Hand Stitching Basics
Before the Industrial Revolution and before sewing machines, all leather goods were handsewn by artisans. For the early pioneers, a well-made pair of leather boots meant the difference between surviving a blizzard or dying of hyphothermia. The hand sewing technique those artisans used is called saddle stitching.
What is Saddle Stitching
Saddle stitching is sewing by hand with needles and thread in a way that creates two rows of stitching in one single row of holes.
Saddle stitching is done with only a few feet of thread at a time and must be made by hand. To create each stitch, the entire thread serpentines two times through the layers of leather.
For the machine-sewn, lock stitch, 2 separate spools of thread are used. A sewing machine passes a small loop of thread through the top of the leather which interlocks with the thread from the bottom of the leather.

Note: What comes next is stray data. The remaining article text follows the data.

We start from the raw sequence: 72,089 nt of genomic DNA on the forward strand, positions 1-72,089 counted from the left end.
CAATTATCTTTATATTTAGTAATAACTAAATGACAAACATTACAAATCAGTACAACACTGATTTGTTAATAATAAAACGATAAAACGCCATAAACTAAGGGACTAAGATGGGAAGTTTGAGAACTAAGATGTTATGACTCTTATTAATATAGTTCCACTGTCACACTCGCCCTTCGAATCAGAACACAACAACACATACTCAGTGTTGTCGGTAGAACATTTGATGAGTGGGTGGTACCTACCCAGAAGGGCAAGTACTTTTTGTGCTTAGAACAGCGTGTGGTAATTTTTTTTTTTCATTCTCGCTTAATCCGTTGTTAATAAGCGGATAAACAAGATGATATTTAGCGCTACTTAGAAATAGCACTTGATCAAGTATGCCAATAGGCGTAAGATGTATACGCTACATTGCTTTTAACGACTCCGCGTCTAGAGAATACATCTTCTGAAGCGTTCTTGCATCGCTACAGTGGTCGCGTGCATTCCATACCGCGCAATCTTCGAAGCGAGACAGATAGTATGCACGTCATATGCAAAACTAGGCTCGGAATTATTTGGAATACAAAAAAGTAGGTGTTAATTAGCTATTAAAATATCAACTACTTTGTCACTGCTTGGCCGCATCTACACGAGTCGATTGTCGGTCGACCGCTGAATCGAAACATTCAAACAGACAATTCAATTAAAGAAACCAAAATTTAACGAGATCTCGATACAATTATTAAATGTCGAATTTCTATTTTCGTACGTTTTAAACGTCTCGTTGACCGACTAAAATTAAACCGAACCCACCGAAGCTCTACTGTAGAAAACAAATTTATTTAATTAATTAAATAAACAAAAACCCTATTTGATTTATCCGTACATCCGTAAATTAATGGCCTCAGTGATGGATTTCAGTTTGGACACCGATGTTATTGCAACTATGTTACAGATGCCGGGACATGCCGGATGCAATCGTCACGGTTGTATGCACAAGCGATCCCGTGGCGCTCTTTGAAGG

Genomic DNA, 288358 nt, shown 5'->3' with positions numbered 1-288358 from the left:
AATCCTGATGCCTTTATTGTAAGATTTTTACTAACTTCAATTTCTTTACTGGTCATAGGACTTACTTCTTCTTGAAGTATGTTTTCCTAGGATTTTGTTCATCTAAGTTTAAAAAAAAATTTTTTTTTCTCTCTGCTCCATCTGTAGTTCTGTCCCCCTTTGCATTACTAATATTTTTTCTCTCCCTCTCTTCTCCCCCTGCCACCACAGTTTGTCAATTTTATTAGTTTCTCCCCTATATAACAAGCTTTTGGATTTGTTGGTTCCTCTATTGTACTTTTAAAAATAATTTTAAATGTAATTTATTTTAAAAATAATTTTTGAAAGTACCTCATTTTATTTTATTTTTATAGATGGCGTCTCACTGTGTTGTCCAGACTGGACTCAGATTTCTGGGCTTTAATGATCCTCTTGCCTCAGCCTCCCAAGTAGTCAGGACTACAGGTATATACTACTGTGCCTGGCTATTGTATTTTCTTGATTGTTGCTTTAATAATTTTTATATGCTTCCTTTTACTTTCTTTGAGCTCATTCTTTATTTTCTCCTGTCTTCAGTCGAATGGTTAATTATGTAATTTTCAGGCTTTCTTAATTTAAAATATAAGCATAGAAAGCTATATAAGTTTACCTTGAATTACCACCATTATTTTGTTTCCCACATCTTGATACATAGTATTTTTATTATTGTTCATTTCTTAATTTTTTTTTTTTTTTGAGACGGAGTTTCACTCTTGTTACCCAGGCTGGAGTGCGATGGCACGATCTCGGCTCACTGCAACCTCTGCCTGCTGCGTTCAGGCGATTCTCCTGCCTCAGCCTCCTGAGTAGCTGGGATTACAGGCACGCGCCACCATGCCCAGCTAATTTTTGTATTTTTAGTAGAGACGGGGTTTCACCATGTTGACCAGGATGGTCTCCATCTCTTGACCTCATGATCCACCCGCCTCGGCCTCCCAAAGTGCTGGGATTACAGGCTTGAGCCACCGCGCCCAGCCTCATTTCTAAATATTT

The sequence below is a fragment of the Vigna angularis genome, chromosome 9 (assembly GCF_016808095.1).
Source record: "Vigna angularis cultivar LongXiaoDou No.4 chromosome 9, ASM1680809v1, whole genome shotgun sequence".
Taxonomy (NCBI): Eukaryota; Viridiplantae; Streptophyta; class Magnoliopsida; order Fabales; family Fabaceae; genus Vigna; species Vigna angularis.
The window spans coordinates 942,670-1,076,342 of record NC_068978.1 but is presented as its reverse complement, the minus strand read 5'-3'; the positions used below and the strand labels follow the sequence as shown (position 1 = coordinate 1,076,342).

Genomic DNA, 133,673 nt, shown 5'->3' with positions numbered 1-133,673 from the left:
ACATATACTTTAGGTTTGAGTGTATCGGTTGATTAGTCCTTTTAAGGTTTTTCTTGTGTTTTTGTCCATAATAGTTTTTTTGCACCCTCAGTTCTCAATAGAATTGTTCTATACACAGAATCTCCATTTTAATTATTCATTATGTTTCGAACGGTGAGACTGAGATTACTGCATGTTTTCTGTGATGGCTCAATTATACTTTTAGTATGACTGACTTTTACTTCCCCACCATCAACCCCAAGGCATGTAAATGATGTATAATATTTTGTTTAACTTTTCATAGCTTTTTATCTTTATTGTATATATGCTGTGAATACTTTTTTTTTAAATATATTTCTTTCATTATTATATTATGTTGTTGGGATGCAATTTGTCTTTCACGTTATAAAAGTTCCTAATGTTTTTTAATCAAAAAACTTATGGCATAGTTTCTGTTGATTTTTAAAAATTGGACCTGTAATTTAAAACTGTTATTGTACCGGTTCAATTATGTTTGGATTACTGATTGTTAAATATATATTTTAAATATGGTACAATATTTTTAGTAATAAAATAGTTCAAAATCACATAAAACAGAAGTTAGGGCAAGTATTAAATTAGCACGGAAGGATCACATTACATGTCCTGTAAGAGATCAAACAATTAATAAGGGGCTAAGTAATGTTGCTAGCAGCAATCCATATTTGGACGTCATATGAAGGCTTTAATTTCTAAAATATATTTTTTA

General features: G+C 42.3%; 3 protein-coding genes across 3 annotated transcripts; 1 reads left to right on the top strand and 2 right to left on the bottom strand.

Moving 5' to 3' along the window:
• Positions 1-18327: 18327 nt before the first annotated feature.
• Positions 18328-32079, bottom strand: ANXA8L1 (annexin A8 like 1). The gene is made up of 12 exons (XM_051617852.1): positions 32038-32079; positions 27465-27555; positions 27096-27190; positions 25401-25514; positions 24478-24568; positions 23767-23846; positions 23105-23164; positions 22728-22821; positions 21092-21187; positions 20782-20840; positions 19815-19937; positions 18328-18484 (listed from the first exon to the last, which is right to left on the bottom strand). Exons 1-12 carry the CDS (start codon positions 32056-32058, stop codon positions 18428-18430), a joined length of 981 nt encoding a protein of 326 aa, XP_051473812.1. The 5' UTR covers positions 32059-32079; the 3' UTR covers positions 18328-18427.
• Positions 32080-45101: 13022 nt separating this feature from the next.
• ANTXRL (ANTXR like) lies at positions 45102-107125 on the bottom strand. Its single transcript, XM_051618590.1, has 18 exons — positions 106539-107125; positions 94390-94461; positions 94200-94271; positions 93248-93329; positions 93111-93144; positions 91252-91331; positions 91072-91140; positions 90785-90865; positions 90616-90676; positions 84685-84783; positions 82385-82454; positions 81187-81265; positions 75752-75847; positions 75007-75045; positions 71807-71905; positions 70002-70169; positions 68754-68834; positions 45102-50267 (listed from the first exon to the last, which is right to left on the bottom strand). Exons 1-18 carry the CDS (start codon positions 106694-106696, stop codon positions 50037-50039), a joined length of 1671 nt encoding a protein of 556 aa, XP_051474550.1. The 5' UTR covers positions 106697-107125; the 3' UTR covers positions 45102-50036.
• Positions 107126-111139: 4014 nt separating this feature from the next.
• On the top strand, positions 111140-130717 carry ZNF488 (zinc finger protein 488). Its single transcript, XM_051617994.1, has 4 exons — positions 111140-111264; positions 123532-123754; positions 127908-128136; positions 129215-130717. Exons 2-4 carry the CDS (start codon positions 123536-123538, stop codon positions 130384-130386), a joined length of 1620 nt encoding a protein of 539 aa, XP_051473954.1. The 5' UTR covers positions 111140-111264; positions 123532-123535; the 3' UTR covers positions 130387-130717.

Although using sewing machines is much faster and cheaper, a major stress point is created where the top thread interlocks with the bottom thread. This is where a machine-sewn wallet always breaks first. Those 2 small threads are constantly trying to cut one another—the same way fishing line cuts into your hand when you hold a fish by the line.
The handsewn saddle stitch creates leather goods that last much longer. In addition to using thicker thread with hand stitching, each stitch is made up of two strong, independent, stitches. Unlike the lock stitch which will completely unravel, if a thread does break, the saddle stitch will still hold together.
You know how a loose thread on a t-shirt unravels if you pull on it? That’s because it was sewn with a machine using a lock stitch.